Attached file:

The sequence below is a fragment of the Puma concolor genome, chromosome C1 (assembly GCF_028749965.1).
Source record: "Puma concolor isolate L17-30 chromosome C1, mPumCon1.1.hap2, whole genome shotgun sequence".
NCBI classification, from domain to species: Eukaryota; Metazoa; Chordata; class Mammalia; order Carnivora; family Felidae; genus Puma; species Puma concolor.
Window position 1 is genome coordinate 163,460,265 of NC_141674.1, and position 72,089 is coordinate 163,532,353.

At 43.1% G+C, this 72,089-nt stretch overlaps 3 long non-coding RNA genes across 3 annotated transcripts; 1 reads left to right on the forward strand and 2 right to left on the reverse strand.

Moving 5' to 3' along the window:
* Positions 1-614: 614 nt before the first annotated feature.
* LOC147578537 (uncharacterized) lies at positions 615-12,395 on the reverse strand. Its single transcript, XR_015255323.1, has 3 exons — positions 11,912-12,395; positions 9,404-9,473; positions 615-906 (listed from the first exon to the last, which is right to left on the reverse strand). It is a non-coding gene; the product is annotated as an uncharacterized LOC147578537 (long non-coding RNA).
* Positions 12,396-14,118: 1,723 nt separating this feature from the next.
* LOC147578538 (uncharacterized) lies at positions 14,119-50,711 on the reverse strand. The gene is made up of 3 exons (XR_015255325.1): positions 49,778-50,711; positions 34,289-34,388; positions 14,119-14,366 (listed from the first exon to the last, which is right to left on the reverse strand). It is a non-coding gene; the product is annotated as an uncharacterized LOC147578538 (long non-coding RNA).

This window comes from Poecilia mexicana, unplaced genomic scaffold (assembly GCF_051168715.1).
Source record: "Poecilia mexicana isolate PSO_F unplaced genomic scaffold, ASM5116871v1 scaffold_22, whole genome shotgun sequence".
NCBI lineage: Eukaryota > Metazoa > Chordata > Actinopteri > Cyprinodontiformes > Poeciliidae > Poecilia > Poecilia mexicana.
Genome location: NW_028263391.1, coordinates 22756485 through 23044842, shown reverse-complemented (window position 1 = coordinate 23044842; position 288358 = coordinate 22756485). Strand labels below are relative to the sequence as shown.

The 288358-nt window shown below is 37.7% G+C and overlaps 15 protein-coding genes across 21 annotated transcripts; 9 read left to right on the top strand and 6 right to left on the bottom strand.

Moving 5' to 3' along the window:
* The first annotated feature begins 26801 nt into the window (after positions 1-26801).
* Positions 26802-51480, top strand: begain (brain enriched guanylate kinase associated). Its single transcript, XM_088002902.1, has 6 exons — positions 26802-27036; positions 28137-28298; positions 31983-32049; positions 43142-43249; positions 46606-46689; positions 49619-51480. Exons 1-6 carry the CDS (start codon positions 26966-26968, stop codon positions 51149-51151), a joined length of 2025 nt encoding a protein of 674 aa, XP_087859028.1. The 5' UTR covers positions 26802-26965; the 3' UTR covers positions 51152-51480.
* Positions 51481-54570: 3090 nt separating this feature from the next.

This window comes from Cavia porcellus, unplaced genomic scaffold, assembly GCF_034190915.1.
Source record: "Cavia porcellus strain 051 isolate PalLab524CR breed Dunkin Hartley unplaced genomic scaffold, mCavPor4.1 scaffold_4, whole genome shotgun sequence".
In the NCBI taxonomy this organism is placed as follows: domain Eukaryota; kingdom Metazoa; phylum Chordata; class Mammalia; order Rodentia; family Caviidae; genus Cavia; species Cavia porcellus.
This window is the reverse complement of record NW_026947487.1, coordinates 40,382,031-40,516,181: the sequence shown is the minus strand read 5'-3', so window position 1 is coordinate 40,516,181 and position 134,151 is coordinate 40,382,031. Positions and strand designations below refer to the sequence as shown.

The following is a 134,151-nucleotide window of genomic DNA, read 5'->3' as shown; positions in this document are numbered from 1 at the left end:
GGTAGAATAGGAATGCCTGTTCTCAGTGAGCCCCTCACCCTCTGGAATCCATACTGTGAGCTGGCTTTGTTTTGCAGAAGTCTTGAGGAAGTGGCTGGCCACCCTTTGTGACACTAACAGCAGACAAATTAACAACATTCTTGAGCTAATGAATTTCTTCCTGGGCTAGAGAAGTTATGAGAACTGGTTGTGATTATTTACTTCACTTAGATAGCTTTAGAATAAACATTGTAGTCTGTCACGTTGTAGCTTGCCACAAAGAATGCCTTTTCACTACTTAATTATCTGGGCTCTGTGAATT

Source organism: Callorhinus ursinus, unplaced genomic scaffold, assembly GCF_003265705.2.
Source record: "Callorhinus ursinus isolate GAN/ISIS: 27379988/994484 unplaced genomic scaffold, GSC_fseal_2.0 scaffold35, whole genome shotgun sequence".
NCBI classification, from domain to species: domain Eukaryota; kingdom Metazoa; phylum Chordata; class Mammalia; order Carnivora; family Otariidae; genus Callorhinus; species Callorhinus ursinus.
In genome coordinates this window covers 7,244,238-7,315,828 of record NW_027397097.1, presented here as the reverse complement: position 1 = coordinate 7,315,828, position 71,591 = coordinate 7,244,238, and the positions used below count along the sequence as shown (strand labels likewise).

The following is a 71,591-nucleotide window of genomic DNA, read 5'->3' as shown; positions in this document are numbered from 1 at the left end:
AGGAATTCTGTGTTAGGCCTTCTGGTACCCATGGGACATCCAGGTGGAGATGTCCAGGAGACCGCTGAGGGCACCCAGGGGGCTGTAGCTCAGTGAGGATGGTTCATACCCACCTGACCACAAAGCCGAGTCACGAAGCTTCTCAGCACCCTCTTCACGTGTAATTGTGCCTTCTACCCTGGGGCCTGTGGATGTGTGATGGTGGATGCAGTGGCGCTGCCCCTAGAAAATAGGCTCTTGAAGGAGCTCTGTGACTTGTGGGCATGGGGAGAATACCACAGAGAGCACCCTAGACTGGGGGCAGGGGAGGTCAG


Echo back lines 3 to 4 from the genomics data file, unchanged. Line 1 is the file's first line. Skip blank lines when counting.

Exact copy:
NCBI classification, from domain to species: Eukaryota; Metazoa; Chordata; class Mammalia; order Carnivora; family Felidae; genus Puma; species Puma concolor.
Window position 1 is genome coordinate 163,460,265 of NC_141674.1, and position 72,089 is coordinate 163,532,353.